Field experiments to assess the links between bed-material entrainment and invertebrate drift in gravel-bed rivers during floods
Entrainment of sediment from small (m2) patches of fine material in gravel-bed rivers is poorly understood. Although morphological features such as these patches play an important role in sediment transport, bedload studies have largely neglected the incipient motion of sediment from within them. Here we present the details of a newly developed device (a portable flume) that allows controlled flow manipulation in natural river channels, producing low bedload transport rates from patches of stream bed. We have already demonstrated (Gibbins et al., 2007) that such low rates produce marked invertebrate drift from patches and hence have ecological relevance. He we show how the device can be used to address questions related to incipient bedload transport and its hydraulic controls, questions which conventional approaches are unable to tackle adequately. The flume is placed in the river-bed, isolating the target patch of fine material. When the hinged doors fitted to the upstream end of the flume are opened, more water is funnelled into the flume, increasing hydraulic forces acting on the target patch. To produce further increases, a Perspex sheet can be slid vertically in an out of the flume, leaving a gap between its base and the stream bed. Water is forced under pressure between the bottom of the sheet and the stream bed, increasing velocity and shear stress over the patch. Field experiments using the flume were carried out in the Ribera Salada River (NE Iberian Peninsula), an upland unmodified stream in the Ebro basin. These indicated that the increment in near-bed velocity over the patches averages 120%, with velocity >2 m/s in some cases. The maximum bedload transport rate created by the manipulations was close to 7 g/ms, a value typically attained during the early stages of floods in the study section of the Ribera Salada. Simultaneous measurements of invertebrate drift during the experiments indicated that a marked increase in the loss of animals from the bed occurs at the point when sediment becomes unstable and bedload transport is initiated. Calculations suggest that at the highest shear stresses created by the experiments (i.e. 40 N/m2), the river-bed may be denuded of animals within a 30 minute period. The preliminary experiments in the Ribera Salada demonstrate the potential of the flume to study patch entrainment and sediment transport in patchy rivers, as well as to provide insights into the ecological consequences of these physical processes.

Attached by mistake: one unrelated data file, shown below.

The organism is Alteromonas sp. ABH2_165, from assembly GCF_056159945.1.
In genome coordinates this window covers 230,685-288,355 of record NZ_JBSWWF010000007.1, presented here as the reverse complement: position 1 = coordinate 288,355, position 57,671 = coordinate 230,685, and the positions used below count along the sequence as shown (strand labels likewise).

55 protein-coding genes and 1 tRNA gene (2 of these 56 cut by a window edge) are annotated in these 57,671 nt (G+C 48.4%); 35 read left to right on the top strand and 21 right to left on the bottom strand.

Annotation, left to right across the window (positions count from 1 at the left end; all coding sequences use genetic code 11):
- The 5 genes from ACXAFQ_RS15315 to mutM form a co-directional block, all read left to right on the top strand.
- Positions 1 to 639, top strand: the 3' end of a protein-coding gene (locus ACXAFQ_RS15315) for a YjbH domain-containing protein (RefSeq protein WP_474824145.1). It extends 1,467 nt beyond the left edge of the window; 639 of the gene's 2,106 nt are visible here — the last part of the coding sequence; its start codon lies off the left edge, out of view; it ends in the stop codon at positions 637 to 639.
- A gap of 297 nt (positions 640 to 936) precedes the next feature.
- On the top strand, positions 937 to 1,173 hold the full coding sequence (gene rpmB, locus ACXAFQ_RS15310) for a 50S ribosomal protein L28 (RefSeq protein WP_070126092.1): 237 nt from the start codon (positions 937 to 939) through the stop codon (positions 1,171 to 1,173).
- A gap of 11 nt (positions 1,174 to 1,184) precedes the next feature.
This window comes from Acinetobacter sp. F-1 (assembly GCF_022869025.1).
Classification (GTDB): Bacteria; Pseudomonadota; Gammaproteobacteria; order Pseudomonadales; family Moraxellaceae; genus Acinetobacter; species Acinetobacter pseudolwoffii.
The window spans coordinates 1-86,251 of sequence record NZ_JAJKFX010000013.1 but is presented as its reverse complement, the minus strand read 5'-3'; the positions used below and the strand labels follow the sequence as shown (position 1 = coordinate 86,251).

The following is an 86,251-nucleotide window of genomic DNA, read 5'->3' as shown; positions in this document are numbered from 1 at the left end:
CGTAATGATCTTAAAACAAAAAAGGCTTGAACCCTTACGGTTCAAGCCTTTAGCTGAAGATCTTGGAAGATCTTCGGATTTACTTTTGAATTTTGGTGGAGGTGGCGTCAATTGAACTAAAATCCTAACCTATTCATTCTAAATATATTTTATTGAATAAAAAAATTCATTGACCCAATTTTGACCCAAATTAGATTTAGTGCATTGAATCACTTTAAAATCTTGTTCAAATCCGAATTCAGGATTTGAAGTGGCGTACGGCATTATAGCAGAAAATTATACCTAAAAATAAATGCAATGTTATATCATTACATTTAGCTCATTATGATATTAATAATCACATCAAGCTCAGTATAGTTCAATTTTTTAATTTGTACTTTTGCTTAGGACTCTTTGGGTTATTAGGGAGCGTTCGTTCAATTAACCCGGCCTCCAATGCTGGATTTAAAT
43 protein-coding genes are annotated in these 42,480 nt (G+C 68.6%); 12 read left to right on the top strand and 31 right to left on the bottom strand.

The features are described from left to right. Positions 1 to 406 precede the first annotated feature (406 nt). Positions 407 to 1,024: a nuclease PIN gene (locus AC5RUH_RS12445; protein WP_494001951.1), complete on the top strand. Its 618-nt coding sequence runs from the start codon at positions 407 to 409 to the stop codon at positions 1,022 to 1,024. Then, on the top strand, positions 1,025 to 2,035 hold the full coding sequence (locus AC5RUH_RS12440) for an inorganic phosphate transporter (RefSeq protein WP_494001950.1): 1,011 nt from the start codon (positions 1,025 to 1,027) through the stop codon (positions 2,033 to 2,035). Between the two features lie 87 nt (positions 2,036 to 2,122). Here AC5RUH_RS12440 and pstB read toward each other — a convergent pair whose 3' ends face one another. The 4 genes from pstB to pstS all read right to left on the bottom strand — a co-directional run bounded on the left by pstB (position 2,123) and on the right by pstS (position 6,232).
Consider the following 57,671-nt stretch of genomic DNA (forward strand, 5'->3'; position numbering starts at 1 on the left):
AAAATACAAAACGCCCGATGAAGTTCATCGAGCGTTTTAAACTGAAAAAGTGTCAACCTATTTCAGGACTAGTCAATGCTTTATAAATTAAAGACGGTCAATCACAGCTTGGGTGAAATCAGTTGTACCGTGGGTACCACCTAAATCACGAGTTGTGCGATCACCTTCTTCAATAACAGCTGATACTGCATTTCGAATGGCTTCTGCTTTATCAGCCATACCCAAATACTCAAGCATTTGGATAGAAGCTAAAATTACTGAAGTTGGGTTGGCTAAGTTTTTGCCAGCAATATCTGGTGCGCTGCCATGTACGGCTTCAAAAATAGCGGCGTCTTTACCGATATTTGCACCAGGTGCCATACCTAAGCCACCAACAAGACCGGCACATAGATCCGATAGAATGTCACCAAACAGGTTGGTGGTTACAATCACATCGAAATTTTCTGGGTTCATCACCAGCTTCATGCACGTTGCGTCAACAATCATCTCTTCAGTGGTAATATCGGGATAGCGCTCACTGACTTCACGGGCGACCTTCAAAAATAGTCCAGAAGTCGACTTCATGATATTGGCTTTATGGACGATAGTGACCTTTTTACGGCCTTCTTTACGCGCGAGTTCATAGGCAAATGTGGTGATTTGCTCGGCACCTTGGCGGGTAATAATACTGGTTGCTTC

AGU Fall Meeting Abstracts
- Pub Date:
- December 2007
- 1825 Geomorphology: fluvial (1625);
- 1862 Sediment transport (4558);
- 1895 Instruments and techniques: monitoring